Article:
An advance in the understanding of wood has led to an increased potential for using plants in renewable materials, energy and building construction.

This follows research done by the universities of Warwick and Cambridge and the discovery of a previously unknown arrangement of molecules in plant cell walls.

The plant secondary cell wall is a thickened polysaccharide and phenolic structure, providing mechanical strength to cells, particularly in woody tissues.Source acs.orgThe plant secondary cell wall is a thickened polysaccharide and phenolic structure, providing mechanical strength to cells, particularly in woody tissues.Source acs.orgThe researchers investigated the polymer xylan, which makes up around one-third of wood matter. Plant cell walls are important because they provide mechanical strength to plants.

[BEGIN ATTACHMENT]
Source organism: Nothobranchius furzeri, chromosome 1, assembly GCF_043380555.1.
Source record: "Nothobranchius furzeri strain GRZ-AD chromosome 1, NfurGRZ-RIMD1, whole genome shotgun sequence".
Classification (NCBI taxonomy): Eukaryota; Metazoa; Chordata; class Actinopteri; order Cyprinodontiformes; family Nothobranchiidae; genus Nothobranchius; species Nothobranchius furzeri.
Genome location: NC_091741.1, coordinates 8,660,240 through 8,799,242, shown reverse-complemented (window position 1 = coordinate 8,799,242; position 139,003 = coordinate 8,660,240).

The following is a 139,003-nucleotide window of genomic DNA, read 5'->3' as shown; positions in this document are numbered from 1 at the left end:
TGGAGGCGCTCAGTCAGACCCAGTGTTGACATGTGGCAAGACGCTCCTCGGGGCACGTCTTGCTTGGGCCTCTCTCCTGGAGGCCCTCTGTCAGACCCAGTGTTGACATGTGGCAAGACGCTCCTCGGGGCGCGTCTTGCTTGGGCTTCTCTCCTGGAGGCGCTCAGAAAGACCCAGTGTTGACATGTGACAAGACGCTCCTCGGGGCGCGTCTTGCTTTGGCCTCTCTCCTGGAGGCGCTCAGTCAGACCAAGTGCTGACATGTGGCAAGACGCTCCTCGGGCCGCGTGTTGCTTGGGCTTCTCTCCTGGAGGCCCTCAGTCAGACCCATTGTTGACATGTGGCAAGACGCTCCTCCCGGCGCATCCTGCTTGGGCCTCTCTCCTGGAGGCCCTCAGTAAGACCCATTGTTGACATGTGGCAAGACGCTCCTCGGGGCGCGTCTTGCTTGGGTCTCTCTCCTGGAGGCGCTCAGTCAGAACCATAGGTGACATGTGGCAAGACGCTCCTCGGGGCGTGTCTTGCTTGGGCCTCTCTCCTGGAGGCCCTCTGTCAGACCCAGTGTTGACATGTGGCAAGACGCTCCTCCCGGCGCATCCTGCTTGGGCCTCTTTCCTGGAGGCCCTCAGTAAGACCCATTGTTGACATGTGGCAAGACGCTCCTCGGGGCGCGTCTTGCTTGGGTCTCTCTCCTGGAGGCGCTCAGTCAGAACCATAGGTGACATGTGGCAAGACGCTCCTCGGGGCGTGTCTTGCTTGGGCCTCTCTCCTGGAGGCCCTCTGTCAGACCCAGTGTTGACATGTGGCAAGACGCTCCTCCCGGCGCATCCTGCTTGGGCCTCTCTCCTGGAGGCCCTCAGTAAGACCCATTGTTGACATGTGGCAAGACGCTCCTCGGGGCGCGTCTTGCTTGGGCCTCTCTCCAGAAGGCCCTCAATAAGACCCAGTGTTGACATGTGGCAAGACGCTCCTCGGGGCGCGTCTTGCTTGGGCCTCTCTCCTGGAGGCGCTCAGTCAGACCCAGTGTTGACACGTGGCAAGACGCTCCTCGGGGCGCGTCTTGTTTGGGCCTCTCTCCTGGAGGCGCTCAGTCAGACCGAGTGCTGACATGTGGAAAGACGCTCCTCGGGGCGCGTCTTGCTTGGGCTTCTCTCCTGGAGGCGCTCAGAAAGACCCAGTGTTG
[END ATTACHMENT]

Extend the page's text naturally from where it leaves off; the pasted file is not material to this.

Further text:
“Using advanced NMR [Nuclear Magnetic Resonance] techniques we found that the xylan polymer, which comprises about a third of wood, has an unexpected shape inside the plant cell walls," says Professor Ray Dupree from the University of Warwick, one of the research study's authors.

The researchers found the structure of the xylan by creating 2D maps of the molecular structure of the woody stalks of thale cress at the NMR facility at the University of Warwick in the UK.

“This major step forward in understanding the molecular architecture of plant cell walls will impact the use of plants for renewable materials, energy and for building construction,” says Professor Paul Dupree from the University of Cambridge.

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